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A look back at 1985, Ecole Monseigneur Blaise Morand opens a time capsule

Many people have heard the story from their parents or told their kids, those were the days - referring to their time in elementary school when there wasn't a care in the world.
Paul Lewchuk the janitor at the time the capsule was sealed and teacher Jake Wall open the time capsule.

Many people have heard the story from their parents or told their kids, those were the days - referring to their time in elementary school when there wasn't a care in the world. The major concerns were what your friends were doing after school or on the weekend and 28 cents a litre gas was just right. No one was thinking about their life 25 years down the road.

June 9, nearly 100 people entered the gymnasium at Ecole Monseigneur Blaise Morand and were instantly brought back to 1985, and given a chance to look back at part of their childhood. Photos on the walls, music playing in the background and the list of historic events from that year set the scene for the opening of a time capsule created in 1985. The opening celebrated by students and staff from 1985 along with current students and residents interested in the getting a glimpse into the past.

Days before the capsule was opened, Sheila Johnson, who was a teacher at Alexander School when the time capsule was created, recalled working with Walter Kostyna, the creator of the capsule.

"He was a wonderful, very supportive, very likeable person," said Johnson.

Her expectations of the articles inside the capsule appeared to be quite accurate.

"Things have changed," she said, 'but I don't think that kids today will be surprised by what's in the capsule."

Paul Lewchuk a custodian at the time remembers placing the time capsule in the school like it was yesterday.

"I had to take the lockers out, and I slid it in behind them, then of course I slid the lockers back in again," said Lewchuk, who was invited to help open the capsule since he was the last person to see it open in 1985.

Former staff members, including Barb Sealy and Lorraine Voegeli, were in attendance. Nearly a dozen students from the time of the time capsule and two who helped organize the event, Lori Lehman and Rae Ann Barclay, were present as well as a former school board member, and representatives from the North Battleford Archives Committee. The man with the plan, the late Walter Kostyna, passed away in 2006. His daughters Janet Kostyna and Kathy Storgard were in attendance on his behalf and spoke before the capsule was opened.

They spoke about how education and history were important parts of their father's life.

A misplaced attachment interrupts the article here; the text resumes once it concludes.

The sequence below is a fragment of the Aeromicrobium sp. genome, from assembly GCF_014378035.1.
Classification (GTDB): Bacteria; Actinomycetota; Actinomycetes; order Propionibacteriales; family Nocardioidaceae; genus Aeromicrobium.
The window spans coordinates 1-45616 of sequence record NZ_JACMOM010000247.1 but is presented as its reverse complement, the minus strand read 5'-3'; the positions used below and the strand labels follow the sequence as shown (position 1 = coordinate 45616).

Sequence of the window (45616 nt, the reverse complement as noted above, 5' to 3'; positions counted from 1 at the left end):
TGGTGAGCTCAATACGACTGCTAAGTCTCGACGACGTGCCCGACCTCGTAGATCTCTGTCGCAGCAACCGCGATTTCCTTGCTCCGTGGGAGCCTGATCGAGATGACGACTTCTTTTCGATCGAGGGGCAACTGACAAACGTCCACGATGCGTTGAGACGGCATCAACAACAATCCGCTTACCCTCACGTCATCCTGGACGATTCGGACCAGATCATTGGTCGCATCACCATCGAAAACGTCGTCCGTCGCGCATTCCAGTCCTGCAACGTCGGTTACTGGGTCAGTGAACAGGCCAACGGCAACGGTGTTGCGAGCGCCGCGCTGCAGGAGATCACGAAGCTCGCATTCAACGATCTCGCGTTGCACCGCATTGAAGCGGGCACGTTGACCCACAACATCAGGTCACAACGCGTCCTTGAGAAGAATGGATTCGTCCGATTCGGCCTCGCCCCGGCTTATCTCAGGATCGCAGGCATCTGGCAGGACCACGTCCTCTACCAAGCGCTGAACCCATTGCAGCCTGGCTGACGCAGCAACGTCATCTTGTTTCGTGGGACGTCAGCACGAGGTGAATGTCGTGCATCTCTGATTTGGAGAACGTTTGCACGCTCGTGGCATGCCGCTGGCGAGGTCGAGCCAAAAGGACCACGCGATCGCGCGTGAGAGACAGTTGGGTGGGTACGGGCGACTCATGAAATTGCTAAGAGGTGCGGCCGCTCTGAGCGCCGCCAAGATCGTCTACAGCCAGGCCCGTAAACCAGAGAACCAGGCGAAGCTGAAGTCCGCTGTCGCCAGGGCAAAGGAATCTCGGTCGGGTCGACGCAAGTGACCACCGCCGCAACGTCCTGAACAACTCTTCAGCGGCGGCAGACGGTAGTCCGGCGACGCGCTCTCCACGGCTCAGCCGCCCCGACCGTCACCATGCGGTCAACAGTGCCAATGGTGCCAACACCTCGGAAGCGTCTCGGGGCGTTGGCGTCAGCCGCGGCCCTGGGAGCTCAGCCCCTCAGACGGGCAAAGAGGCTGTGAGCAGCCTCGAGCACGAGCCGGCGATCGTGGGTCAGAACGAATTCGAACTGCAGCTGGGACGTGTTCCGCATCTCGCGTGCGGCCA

"His spirit is here and he is so proud of the students here," said the evening's MC John Hunchak.

Once Lewchuk and teacher Jake Wall pulled the box open, the memories came rushing back. First, they pulled out nearly a dozen textbooks from 1985. He paused for a moment and said "now we get to the good stuff, because no one came to see textbooks."

The capsule included articles submitted from each homeroom in 1985. There were class pictures and albums of class trips. Cassettes with personal messages and some with the top songs from the time were pulled out of the capsule. Flags with students' signatures, report cards, timetables, letters from the students to themselves, a tambourine, drum sticks, books, a cassette player with instructions, a phonebook, a calendar, hair fashion magazines, teacher's door plates, News-Optimist and Star Phoenix newspapers, a diet Coke bottle, a program from the SCR fashion show, a tale from a students' hair and several other mementos were revealed during the program.

Perhaps the most anticipated thing pulled out of the box was a letter from Walter Kostyna.

The letter read:


It is my hope and prayer that I may be able to read this to you. However, just in case I am pleased that you came to recollect your days at Alexander School. Enjoy yourself. As you read your predictions you will see how close you came.

Let me take a shot for some things that I see for the year 2010. I certainly hope that you haven't gone through a war.

Brian Malroney may still be the prime minister, but I doubt it.

Is Quebec still part of Canada?

Technological advances should be major.

Flight into space should be common.

Schools won't have changed that much. They were much the same in 1942 when I first started. Students will play the same tricks as they did 25 years ago. After all they learned them from their parents. Some of the programs we started will still be used, perhaps modified a bit - they are good programs.

Linda Davidson, if you're here I want you to know how much I appreciated your unique enthusiasm and work. Linda is your spelling any better?

Myrna your support was great. Perhaps I let you do too much, but I felt the best way to learn was to do it, and you always did a good job.

I could mention all of you however, but as usual I'm in a hurry.

In closing remember: life is what you make it. Some joker may want to screw it up. There will always be those small people. You be a big person, respect yourself and respect others.

It has been nice chatting with you.

As ever your friend Walter Kostyna.

The articles from the time capsule were given to the North Battleford City Archieves.